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Grizzly bears, black bears, wolves, coyotes, cougars/ mountain lions,bobcats, wolverines, lynx, foxes, fishers and martens are the suite of carnivores that originally inhabited North America after the Pleistocene extinctions. This site invites research, commentary, point/counterpoint on that suite of native animals (predator and prey) that inhabited The Americas circa 1500-at the initial point of European exploration and subsequent colonization. Landscape ecology, journal accounts of explorers and frontiersmen, genetic evaluations of museum animals, peer reviewed 20th and 21st century research on various aspects of our "Wild America" as well as subjective commentary from expert and layman alike. All of the above being revealed and discussed with the underlying goal of one day seeing our Continent rewilded.....Where big enough swaths of open space exist with connective corridors to other large forest, meadow, mountain, valley, prairie, desert and chaparral wildlands.....Thereby enabling all of our historic fauna, including man, to live in a sustainable and healthy environment. - Blogger Rick

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Saturday, December 7, 2013

Why would any real scientific body of experts recommend expanded Grizzly Bear hunting in southern British Columbia that borders the USA..............Why would one purposely lessen the odds of trans border connectivity for these trophic and endangered bears?.....SIMON FRASER UNIVERSITY researcher Kyle Artelle states that “It is just a place where we detect a high level of overkill".... "Trophy hunting is unsustainable(for Griz)"..................Especially so when In the U.S., from the Continental Divide west to the Pacific Ocean, very small populations of grizzly bears exist along the border with Canada................. Two years ago, a hiker in the North Cascades National Park recorded the first confirmed sighting of a grizzly there since the 1960s............ There are a few grizzlies in the Selkirk Mountains of Northeast Washington and more in the Flathead River valley of Montana................STOP THE SHOOTING,,,,,,,,,,,,,ALLOW FOR SAFE PASSAGE BACK AND FORTH ACROSS THE BORDER TO ENCOURAGE HEALTHY GENE FLOW AND OPTIMUM DIVERSITY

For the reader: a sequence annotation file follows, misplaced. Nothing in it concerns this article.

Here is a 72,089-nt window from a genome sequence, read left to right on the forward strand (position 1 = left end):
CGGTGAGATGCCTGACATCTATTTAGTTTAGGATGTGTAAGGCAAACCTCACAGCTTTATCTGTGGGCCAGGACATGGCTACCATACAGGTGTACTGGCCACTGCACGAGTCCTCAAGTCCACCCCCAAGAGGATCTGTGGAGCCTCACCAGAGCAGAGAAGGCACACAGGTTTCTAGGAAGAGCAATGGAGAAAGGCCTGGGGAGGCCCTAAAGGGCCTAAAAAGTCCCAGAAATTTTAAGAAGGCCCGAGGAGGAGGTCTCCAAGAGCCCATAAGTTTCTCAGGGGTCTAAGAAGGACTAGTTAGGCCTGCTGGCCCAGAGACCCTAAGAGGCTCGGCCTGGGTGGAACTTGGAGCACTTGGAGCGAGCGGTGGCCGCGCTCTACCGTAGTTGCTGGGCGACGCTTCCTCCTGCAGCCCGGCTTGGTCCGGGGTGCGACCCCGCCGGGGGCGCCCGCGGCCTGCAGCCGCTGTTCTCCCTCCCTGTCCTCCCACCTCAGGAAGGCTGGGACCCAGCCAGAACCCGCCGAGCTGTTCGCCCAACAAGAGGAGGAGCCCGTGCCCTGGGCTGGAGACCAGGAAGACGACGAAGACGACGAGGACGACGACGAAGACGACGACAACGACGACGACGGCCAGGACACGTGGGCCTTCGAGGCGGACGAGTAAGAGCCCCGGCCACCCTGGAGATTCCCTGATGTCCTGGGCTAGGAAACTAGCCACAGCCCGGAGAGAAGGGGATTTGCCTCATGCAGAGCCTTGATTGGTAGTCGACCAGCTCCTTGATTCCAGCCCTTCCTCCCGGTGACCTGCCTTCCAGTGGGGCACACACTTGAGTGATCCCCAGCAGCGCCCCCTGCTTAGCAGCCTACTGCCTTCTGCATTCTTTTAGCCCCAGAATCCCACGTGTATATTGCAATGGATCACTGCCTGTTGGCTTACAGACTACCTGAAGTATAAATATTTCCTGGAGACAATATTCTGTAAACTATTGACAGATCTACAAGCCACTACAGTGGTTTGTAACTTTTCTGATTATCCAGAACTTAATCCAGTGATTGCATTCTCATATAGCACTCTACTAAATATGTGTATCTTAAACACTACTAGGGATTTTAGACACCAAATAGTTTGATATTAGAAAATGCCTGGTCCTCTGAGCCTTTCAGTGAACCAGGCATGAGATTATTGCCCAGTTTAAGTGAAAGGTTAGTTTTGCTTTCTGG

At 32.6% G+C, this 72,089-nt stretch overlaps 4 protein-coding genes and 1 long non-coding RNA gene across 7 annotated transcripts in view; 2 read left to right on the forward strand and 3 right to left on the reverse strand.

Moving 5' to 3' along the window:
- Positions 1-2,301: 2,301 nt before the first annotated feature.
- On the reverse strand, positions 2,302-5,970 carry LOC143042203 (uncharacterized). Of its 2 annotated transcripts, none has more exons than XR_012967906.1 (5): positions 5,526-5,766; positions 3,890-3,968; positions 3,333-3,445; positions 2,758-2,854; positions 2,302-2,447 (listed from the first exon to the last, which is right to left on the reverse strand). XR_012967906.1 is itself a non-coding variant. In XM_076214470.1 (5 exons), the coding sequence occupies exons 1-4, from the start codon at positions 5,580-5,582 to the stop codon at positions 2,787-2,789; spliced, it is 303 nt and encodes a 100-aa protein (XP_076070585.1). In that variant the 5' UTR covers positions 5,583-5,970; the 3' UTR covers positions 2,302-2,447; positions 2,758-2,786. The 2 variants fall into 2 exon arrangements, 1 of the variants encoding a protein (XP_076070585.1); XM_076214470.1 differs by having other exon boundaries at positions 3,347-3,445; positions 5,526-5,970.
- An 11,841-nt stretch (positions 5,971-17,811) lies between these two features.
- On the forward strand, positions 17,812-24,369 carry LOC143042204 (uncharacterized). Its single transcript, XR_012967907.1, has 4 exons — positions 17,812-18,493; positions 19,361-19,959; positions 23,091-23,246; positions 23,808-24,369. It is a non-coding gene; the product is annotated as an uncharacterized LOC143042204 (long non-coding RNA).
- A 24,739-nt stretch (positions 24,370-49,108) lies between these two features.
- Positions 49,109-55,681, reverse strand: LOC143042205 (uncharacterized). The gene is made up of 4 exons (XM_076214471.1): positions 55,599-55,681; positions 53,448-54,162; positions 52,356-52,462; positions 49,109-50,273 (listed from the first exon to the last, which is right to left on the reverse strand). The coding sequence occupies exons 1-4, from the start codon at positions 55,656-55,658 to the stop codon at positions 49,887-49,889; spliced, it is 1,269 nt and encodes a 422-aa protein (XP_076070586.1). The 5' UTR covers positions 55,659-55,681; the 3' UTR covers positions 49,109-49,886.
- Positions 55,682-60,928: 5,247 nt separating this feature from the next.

Green light for expanded grizzly bear hunting in British Columbia

By Joe Sebille